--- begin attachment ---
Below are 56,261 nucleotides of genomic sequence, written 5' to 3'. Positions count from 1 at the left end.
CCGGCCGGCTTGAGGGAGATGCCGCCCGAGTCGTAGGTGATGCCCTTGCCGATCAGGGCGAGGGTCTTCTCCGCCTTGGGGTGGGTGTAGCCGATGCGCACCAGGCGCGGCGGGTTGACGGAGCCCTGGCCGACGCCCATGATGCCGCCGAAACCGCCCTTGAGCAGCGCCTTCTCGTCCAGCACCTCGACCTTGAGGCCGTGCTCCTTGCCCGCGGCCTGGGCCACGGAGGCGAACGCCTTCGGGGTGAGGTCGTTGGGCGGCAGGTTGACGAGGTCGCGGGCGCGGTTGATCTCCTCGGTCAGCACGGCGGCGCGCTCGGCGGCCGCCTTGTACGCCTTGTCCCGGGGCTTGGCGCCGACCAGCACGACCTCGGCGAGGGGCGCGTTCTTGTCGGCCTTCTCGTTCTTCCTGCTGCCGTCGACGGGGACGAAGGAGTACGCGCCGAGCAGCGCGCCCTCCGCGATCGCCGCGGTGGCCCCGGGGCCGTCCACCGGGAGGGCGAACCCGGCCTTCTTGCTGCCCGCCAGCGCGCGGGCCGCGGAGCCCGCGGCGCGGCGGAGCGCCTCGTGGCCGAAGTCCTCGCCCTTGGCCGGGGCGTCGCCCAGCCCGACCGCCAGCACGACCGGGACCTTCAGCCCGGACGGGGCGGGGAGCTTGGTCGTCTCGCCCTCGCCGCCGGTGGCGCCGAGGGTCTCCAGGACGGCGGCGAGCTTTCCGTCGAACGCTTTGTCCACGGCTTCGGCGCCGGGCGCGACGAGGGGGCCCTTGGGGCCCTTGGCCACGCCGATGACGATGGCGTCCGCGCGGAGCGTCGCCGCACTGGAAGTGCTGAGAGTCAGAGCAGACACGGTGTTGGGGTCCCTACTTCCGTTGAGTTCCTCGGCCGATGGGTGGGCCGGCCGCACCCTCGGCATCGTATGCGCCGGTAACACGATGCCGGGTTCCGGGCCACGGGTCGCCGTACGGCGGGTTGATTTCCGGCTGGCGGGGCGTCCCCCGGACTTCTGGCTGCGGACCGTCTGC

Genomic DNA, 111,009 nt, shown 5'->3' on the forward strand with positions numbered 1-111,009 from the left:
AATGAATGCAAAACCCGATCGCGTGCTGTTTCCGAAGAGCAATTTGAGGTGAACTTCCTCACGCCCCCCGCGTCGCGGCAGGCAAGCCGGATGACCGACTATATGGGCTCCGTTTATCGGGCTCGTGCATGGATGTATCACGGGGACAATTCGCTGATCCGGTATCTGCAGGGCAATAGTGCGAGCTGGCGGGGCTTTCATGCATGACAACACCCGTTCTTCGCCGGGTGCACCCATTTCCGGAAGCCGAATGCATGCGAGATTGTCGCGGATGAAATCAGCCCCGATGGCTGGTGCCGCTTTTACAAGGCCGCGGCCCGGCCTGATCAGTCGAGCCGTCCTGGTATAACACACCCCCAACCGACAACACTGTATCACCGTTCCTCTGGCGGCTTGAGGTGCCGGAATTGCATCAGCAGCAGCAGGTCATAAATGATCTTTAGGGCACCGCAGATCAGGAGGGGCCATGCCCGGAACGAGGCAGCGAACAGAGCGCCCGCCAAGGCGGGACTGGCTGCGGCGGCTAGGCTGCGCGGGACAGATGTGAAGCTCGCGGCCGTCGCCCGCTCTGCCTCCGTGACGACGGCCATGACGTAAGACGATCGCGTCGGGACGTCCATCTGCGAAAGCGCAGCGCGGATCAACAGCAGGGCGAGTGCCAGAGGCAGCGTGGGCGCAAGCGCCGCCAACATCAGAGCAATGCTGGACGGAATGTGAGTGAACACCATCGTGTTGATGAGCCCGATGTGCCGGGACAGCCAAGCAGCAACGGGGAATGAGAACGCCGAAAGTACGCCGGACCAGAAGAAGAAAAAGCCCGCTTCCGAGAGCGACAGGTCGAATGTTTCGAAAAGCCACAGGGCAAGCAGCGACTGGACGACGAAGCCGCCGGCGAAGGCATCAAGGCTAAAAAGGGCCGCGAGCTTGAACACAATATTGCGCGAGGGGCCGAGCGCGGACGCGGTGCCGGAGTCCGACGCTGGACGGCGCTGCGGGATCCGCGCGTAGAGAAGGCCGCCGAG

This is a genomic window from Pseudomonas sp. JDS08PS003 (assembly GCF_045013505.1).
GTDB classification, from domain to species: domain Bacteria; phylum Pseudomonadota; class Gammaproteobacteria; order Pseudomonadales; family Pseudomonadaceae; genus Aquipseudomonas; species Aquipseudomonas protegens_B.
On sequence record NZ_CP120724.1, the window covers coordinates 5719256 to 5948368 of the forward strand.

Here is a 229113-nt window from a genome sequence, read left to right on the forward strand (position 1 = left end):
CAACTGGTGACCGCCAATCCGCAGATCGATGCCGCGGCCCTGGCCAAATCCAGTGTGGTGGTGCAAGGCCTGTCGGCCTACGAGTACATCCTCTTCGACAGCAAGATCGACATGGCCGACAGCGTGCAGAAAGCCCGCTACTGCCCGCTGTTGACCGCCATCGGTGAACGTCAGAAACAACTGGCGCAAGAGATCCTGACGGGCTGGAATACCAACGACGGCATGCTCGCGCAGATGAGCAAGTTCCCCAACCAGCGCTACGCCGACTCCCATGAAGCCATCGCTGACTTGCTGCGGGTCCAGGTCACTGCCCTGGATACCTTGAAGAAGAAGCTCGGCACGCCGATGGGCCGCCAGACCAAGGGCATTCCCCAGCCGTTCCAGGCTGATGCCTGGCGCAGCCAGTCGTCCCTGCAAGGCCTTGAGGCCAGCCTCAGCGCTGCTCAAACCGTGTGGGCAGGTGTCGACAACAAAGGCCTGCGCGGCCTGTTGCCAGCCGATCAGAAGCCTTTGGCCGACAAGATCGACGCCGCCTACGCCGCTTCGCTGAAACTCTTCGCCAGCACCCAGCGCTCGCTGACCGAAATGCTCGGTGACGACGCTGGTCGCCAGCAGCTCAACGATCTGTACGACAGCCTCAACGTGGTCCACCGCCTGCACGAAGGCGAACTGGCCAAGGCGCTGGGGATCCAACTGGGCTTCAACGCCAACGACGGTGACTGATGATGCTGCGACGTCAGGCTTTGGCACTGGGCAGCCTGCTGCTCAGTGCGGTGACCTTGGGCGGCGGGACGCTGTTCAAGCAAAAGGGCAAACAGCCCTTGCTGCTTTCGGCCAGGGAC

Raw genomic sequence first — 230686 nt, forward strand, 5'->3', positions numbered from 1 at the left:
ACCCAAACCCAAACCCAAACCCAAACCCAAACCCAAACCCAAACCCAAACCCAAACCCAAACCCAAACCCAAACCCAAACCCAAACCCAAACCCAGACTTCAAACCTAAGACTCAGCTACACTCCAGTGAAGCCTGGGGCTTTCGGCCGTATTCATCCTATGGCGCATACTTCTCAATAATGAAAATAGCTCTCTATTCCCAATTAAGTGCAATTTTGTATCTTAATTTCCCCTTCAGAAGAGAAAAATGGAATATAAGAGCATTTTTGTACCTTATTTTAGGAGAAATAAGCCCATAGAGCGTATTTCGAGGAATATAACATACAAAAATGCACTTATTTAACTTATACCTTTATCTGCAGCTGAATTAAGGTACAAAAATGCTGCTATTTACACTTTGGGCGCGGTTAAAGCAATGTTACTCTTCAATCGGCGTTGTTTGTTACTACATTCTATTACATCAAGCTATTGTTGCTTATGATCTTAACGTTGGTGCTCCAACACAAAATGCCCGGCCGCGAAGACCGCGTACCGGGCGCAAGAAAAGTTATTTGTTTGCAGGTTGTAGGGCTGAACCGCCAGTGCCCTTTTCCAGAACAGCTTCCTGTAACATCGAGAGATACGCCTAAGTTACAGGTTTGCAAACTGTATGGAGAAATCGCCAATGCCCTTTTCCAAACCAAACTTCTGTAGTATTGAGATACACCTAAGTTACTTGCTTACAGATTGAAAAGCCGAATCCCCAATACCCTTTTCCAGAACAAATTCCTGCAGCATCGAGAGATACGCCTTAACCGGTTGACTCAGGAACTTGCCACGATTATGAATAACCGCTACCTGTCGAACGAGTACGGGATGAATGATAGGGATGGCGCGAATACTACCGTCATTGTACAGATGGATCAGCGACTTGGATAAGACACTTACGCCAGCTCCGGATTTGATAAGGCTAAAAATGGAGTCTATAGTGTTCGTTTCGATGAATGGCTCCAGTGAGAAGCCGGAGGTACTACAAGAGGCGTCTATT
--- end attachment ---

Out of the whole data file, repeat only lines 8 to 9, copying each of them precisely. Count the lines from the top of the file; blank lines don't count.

Here is a 229113-nt window from a genome sequence, read left to right on the forward strand (position 1 = left end):
CAACTGGTGACCGCCAATCCGCAGATCGATGCCGCGGCCCTGGCCAAATCCAGTGTGGTGGTGCAAGGCCTGTCGGCCTACGAGTACATCCTCTTCGACAGCAAGATCGACATGGCCGACAGCGTGCAGAAAGCCCGCTACTGCCCGCTGTTGACCGCCATCGGTGAACGTCAGAAACAACTGGCGCAAGAGATCCTGACGGGCTGGAATACCAACGACGGCATGCTCGCGCAGATGAGCAAGTTCCCCAACCAGCGCTACGCCGACTCCCATGAAGCCATCGCTGACTTGCTGCGGGTCCAGGTCACTGCCCTGGATACCTTGAAGAAGAAGCTCGGCACGCCGATGGGCCGCCAGACCAAGGGCATTCCCCAGCCGTTCCAGGCTGATGCCTGGCGCAGCCAGTCGTCCCTGCAAGGCCTTGAGGCCAGCCTCAGCGCTGCTCAAACCGTGTGGGCAGGTGTCGACAACAAAGGCCTGCGCGGCCTGTTGCCAGCCGATCAGAAGCCTTTGGCCGACAAGATCGACGCCGCCTACGCCGCTTCGCTGAAACTCTTCGCCAGCACCCAGCGCTCGCTGACCGAAATGCTCGGTGACGACGCTGGTCGCCAGCAGCTCAACGATCTGTACGACAGCCTCAACGTGGTCCACCGCCTGCACGAAGGCGAACTGGCCAAGGCGCTGGGGATCCAACTGGGCTTCAACGCCAACGACGGTGACTGATGATGCTGCGACGTCAGGCTTTGGCACTGGGCAGCCTGCTGCTCAGTGCGGTGACCTTGGGCGGCGGGACGCTGTTCAAGCAAAAGGGCAAACAGCCCTTGCTGCTTTCGGCCAGGGAC